Where would a hamburger be without ketchup? If not wearing the popular red sauce or another condiment, the beloved American sandwich would be naked and not at all suitable for family 4th of July parties. I discussed the history of the hamburger in my last post, so now I’ll talk a little about ketchup.
Since the tomato was considered poisonous (or at least really bad tasting) by most of the English-speaking world up until the late 1700s, ketchup would seem to be a recent invention. Not so. In the 1600s, British sailors brought the sauce back from the trips to the Orient, where it was already very popular. Why didn’t they consider it poisonous? Because it wasn’t made with tomatoes. It was the brine from pickled shellfish. (Try that on a burger sometime!)
Europeans soon began developing their own versions of ketchup made from pickled oysters, walnuts and mushrooms. The sauce was thin, sour, and highly seasoned with spices such as ginger, mace (the outer hull of nutmeg) and cloves. In other words, it was not anything like what we think of as ketchup.
Recipes for ketchup made with tomatoes were not first published until 1801, though some cooks undoubtedly began experimenting with tomato ketchup well before then. The recipes became sweeter (Americans like sugar) and the sauce became really popular in the 1870s when companies like Heinz began to bottle and sell it ready-made (Americans also like convenience). Before the bottles were introduced, manufacturers produced ketchup in cans, but it had a terrible reputation. Some of it was found to contain excessive preservatives like boric acid, formalin, salicylic acid and benzoic acid. The ketchups that didn’t go overboard on chemicals were frequently rancid instead. Manufacturers used coal tar to create a bright red color. And one producer was found to have made a ton of “tomato ketchup” using dried apples instead of tomatoes.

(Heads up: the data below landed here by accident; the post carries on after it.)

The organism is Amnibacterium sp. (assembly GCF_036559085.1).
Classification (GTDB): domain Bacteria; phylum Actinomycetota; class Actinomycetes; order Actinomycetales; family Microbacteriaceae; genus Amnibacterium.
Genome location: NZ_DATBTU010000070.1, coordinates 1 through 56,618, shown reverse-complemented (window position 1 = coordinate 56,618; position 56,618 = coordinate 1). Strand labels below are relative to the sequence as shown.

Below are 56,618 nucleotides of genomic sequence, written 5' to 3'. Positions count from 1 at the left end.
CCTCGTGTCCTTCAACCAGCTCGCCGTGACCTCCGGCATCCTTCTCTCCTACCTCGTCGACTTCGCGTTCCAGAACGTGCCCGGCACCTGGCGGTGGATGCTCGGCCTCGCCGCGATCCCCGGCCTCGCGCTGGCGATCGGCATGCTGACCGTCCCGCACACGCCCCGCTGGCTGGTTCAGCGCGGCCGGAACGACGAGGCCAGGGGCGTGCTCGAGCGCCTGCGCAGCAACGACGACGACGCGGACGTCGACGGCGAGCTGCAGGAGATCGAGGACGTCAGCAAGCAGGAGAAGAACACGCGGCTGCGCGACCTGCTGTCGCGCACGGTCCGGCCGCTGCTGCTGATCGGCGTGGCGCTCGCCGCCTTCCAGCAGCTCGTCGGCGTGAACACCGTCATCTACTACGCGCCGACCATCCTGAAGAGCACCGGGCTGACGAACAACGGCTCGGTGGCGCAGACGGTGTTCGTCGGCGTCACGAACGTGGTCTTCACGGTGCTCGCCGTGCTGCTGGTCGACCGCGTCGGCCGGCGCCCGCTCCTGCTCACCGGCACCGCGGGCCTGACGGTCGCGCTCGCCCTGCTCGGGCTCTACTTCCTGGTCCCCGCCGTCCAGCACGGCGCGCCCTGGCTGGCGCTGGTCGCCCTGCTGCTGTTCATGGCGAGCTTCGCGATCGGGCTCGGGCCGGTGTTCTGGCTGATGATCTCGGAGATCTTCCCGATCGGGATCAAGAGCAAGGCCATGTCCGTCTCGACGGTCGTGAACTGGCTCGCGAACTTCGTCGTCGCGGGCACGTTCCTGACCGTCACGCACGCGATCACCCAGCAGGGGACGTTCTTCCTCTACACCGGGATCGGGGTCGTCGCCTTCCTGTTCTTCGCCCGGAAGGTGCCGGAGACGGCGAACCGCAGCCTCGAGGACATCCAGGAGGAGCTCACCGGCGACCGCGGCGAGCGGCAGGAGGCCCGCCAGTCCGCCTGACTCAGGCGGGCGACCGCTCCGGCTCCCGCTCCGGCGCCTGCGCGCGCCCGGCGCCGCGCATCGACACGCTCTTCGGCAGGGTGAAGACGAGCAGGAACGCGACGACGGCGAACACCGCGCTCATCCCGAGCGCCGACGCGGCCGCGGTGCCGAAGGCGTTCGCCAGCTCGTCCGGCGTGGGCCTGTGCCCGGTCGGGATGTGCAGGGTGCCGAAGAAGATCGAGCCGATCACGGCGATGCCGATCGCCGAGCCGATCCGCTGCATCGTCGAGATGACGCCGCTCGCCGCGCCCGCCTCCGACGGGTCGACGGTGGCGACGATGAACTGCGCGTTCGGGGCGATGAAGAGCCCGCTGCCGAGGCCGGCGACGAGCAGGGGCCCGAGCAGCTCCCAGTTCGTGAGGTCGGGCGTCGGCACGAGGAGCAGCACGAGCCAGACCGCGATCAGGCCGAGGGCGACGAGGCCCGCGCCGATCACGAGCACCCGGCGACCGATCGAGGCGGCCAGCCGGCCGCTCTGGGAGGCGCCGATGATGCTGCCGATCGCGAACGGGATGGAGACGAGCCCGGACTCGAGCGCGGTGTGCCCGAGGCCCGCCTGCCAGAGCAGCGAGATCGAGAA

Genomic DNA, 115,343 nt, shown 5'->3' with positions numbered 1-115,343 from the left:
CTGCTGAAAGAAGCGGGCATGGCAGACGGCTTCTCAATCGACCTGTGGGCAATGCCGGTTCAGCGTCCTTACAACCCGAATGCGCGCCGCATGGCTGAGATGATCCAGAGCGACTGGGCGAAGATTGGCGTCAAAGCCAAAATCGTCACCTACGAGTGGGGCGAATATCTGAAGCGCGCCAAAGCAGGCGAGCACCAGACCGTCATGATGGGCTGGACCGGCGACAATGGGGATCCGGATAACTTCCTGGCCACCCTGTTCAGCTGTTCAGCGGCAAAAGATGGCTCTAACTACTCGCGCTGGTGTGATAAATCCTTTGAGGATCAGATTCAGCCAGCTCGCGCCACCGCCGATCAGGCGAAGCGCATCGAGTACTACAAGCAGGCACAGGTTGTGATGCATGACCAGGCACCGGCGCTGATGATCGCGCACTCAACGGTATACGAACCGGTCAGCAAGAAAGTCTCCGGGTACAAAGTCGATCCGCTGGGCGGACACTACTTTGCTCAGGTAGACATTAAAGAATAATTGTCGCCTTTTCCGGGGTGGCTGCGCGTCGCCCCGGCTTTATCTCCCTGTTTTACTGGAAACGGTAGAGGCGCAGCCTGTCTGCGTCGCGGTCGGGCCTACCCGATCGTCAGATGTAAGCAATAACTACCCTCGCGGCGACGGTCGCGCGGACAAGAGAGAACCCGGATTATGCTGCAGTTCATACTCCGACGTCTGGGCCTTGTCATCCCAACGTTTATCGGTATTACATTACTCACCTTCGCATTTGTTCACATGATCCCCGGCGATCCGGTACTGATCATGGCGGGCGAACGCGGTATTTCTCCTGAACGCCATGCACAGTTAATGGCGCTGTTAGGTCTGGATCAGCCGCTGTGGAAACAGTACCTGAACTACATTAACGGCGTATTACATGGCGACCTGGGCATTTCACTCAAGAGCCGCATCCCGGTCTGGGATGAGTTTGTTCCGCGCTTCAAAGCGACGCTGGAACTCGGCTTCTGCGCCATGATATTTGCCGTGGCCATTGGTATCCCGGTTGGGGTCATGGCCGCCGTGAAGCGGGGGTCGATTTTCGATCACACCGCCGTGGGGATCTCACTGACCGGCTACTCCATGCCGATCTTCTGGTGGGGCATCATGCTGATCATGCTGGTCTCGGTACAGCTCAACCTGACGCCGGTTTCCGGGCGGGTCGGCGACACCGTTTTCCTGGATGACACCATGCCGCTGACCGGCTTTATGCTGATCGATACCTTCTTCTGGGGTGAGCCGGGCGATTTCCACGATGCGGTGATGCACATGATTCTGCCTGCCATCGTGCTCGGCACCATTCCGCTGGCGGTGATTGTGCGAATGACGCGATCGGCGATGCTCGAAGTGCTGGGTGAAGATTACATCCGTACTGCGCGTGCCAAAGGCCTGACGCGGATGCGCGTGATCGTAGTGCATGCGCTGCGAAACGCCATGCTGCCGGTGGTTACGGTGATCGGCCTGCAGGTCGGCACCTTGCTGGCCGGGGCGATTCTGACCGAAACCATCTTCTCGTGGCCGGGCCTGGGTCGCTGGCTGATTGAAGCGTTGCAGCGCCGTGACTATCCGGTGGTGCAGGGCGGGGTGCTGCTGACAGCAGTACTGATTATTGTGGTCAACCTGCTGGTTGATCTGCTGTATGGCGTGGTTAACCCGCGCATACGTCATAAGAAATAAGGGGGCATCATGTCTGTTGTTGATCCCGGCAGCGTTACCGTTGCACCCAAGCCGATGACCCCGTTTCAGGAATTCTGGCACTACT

Why is “ketchup” sometimes spelled “catsup”? Originally, the sauce was called kētsiap (in China) or kētchap (in Malaysia) or something simillar, depending on the country of origin. Spelling of all words in the English language was not standardized until after the dictionary became accepted, so it is not surprising that there were initially different phonetic spellings of the word when it was anglicized. However, over time, while the spellings of most words became standard, the spellings of ketchup became more diverse. Manufacturers labeled their products with whatever title they thought most appealing to the populations they served. Hunts even marketed their product as ketchup in the western U.S., catsup in the East, and supposedly “cornchops” in Iowa (though I haven’t been able to properly corroborate this). Though dictionaries allow either spelling, the government inadvertently standardized the spelling when it classified “ketchup” as a vegetable for school lunch menus in the 1980s. “Catsup” was not on the list.
Sources for this article include The Tomato in America: Early History, Culture and Cooking by Andrew F. Smith and Martha Washington’s Book of Cookery annotated by Karen Hess.